A Suspension for Melissa Click

The University of Missouri’s board announced the move just days after prosecutors brought third-degree assault charges against her.

Protests at the University of Missouri in November (Jeff Roberson / AP)

Just days after being charged with assault, Melissa Click, the University of Missouri assistant professor of communications who tried to kick student journalists out of a protest in November, has been suspended by the University.

Following a special board meeting Thursday, the University of Missouri Board of Curators declared Click “suspended pending further investigation.” The board didn’t indicate whether she will be paid or not during her suspension. On Monday, Click was charged with third-degree assault, a misdemeanor to which she has pleaded not guilty.

The suspension and charges are both delayed fallout from Click’s actions during the race-related protests at Mizzou in November. Click angered free-speech proponents nationwide when she was filmed telling student journalists to stop documenting a demonstration at the Columbia campus on November 9—the same day the president of the university system and the chancellor of the Columbia campus stepped down. A video shows a debate between student protesters and journalists over First Amendment rights escalating when Click calls for “some muscle” to remove student videographer Mark Schierbecker.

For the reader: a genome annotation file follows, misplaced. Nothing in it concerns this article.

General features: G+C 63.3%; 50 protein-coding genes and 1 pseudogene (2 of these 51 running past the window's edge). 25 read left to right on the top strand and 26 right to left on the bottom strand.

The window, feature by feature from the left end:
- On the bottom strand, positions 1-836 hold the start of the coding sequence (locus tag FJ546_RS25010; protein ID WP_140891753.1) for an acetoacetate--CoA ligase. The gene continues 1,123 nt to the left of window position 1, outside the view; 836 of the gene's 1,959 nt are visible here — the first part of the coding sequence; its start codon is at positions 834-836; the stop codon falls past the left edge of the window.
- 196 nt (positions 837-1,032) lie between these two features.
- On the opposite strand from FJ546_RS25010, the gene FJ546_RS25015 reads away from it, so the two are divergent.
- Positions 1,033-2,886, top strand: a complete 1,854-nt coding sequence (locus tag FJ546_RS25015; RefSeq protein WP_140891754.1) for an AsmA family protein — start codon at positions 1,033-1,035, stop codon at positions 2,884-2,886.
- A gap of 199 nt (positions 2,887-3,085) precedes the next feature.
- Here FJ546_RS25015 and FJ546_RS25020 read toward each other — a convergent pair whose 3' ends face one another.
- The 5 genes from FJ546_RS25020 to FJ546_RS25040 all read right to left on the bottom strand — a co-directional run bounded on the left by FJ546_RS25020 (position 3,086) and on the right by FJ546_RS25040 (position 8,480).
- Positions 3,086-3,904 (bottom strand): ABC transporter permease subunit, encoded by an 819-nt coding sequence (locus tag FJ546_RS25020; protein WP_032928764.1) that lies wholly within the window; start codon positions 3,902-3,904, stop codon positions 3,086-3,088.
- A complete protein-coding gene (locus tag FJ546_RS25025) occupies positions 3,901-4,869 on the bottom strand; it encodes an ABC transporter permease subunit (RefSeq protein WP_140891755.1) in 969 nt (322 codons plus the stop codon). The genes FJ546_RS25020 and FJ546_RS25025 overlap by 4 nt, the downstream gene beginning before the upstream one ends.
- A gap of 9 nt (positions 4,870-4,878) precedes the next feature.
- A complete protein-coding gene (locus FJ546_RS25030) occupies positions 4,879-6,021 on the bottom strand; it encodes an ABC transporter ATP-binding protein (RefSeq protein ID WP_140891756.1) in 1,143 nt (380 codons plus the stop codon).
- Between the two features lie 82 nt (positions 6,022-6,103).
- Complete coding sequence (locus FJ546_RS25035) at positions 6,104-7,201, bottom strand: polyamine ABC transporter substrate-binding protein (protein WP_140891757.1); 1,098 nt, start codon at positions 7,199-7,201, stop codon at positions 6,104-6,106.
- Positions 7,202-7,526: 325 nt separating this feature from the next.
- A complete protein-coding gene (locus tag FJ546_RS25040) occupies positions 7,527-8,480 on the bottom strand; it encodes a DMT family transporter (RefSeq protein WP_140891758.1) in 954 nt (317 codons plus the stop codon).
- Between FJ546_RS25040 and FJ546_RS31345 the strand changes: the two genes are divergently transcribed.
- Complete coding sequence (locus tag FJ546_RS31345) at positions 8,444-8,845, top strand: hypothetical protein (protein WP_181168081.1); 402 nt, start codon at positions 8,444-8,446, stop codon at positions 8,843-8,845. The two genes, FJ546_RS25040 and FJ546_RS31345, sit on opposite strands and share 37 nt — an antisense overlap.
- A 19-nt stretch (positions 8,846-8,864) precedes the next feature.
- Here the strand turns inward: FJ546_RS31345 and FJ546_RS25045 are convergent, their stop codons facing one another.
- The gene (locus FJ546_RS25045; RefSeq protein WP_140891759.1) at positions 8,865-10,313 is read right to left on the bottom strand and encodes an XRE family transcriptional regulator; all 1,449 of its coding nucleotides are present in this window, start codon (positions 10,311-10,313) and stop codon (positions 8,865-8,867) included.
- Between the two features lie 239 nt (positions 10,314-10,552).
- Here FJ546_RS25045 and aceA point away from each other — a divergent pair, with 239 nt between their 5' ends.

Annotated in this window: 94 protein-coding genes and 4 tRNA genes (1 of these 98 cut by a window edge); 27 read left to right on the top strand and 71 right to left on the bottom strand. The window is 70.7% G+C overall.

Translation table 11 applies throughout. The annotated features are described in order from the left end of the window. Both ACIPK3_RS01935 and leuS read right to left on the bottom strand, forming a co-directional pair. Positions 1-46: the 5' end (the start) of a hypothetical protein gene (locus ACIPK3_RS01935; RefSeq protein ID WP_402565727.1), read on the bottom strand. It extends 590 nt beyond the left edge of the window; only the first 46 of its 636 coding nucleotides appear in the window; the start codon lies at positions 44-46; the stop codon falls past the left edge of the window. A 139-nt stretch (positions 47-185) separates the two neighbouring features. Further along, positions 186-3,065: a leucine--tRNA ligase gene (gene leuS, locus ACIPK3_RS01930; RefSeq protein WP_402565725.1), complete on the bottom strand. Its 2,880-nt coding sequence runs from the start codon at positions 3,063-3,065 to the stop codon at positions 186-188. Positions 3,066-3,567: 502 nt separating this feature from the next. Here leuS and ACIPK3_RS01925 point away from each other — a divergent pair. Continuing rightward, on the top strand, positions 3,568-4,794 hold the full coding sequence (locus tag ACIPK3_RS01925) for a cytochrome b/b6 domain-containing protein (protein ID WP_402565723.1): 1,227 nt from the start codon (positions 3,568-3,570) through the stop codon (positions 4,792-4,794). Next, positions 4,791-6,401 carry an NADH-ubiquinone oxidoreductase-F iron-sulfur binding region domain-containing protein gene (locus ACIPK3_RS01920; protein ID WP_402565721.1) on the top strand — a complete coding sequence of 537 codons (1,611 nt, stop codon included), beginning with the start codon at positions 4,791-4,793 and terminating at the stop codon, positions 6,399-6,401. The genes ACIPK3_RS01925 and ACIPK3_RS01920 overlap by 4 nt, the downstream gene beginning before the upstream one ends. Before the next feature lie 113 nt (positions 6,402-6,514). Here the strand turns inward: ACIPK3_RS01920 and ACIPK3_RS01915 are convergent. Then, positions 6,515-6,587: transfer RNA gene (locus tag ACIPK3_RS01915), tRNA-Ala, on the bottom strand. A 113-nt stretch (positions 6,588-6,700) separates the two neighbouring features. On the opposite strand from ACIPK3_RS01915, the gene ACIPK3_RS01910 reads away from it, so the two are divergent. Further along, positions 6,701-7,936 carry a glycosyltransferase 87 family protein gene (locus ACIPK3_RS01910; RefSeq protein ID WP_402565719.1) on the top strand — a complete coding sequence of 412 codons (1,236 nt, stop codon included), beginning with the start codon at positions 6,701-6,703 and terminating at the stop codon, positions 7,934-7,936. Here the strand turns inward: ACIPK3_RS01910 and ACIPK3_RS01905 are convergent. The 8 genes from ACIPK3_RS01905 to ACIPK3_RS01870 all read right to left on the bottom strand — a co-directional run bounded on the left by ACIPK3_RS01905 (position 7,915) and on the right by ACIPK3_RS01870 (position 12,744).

After Schierbecker posted the video online, Click recieved a mountain of angry email, and her “courtesy” affiliation at Mizzou’s school of journalism was revoked. In December, a group of state Republican lawmakers wrote a letter to the university asking that she be fired. In response, a group of more than 100 faculty members wrote a letter supporting her, calling the video “at most a regrettable mistake.”

Just Monday, interim Chancellor Hank Foley said the university would “allow due process to play out" and not rush to a decision regarding Click’s employment or tenure status. At the time, Schierbecker told the AP he was “disappointed” by the announcement.

The St. Louis Post-Dispatch reports that Click is due in court in February. Meanwhile, student protests against racial insensitivity on campus inspired by those at Mizzou are happening across the country.